Movie Review: Equestria Girls – Legend of Everfree
When it was first launched in 2013, the My Little Pony: Equestria Girls concept was quickly poo-poohed by fans of My Little Pony: Friendship is Magic, who saw this direct-to-video spinoff as little more than a vehicle for selling toys (why does that sound hypocritical?). Surprisingly, the first Equestria Girls film wasn’t as bad as some had imagined!
After its sequel Rainbow Rocks managed to improve some story areas (along with having a very catchy soundtrack album!), many were now aboard the train ride, but felt the tracks got bumpy in the last go-round, with the 2015 release of Friendship Games.
Though Hasbro is still making toys around the Equestria Girls series, they seem to have settled into a pattern of one movie a year for this property. This year, Netflix obtained the rights to stream the latest film, Legend of Everfree, a month in advance of its home video release. After its streaming release on October 1st, I decided to take a peek.
The students of Canterlot High find themselves at Camp Everfree for a week, under the supervision of Camp Director Gloriosa Daisy, and her brother, Timber Spruce.
Our ‘mane’ girls have plenty of activities they want to do, but Twilight Sparkle secretly fears that the demoness Midnight Sparkle, is lurking inside her, waiting to resurface.
As camp gets underway, strange things begin to occur, leading some to believe the happenings to be the work of Gaea Everfree, a forest spirit who is rumored to exist in the surrounding wilderness.
Unlike the previous Equestria Girls films, Legend brings in a new group of writers to the series. Johanna Lewis and Kristine Songco, who have co-written four episodes of the Friendship is Magic TV series together, take the reins from EqG veterans Meghan McCarthy, and Josh Haber.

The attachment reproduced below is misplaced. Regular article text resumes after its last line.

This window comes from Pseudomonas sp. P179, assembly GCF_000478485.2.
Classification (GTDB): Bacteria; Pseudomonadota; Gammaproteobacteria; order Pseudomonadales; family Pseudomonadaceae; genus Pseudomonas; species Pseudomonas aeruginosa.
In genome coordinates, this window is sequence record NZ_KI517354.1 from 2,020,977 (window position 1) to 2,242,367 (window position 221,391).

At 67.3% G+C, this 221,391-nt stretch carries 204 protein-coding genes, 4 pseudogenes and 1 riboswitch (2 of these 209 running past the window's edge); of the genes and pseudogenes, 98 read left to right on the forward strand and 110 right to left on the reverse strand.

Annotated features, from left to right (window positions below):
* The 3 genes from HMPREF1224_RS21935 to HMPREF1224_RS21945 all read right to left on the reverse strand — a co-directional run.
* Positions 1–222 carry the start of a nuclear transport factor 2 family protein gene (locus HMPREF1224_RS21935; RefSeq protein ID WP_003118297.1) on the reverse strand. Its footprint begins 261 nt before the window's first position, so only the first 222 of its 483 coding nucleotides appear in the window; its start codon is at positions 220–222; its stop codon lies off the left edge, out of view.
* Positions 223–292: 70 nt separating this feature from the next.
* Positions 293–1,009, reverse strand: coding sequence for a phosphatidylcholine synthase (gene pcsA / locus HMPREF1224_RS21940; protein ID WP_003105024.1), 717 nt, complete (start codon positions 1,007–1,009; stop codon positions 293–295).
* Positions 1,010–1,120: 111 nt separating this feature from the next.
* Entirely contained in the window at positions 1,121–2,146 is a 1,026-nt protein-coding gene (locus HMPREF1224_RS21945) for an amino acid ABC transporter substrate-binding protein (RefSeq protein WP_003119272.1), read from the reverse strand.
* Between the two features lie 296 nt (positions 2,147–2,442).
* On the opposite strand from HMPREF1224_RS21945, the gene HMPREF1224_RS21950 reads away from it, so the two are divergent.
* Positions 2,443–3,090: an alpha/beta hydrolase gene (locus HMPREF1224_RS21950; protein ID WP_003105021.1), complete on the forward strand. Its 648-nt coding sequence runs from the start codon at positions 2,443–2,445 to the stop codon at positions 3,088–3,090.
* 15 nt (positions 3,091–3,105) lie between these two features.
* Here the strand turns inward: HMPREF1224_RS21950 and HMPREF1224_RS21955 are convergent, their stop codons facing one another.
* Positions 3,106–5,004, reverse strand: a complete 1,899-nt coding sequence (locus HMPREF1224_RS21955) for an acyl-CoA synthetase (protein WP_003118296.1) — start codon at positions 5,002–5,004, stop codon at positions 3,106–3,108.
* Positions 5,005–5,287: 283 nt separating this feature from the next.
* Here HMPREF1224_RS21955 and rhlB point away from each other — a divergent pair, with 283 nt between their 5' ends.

The two actually have a semi-decent story at hand with Legend of Everfree, but it’s just a pity that it becomes overloaded with subplots. The writers even throw in a few too many camp cliches, with one that just feels totally unneeded to drive the overall story.
When it comes to music, Daniel Ingram returns to pen 6 new songs, but I found this to be the first Equestria Girls film where I couldn’t even think of one that I could easily put on repeat after the film was over.
Ingram’s music is often a treat to many fans, but sad to say, most of the songs sound like they don’t actually fit together properly. Some have lyrics that sound incomplete, and one song, sounds like it could be a major character lament…but it’s over before it feels like it even gets the chance to build into something memorable!
Much like the last few Equestria Girls films, Sunset Shimmer takes the spotlight, as one of the more interesting characters in the story. Most of the doubts she was working through seem to have gone away, and she ends up acting as a mentor figure to Twilight Sparkle, who is still uneasy after the events from the end of Friendship Games.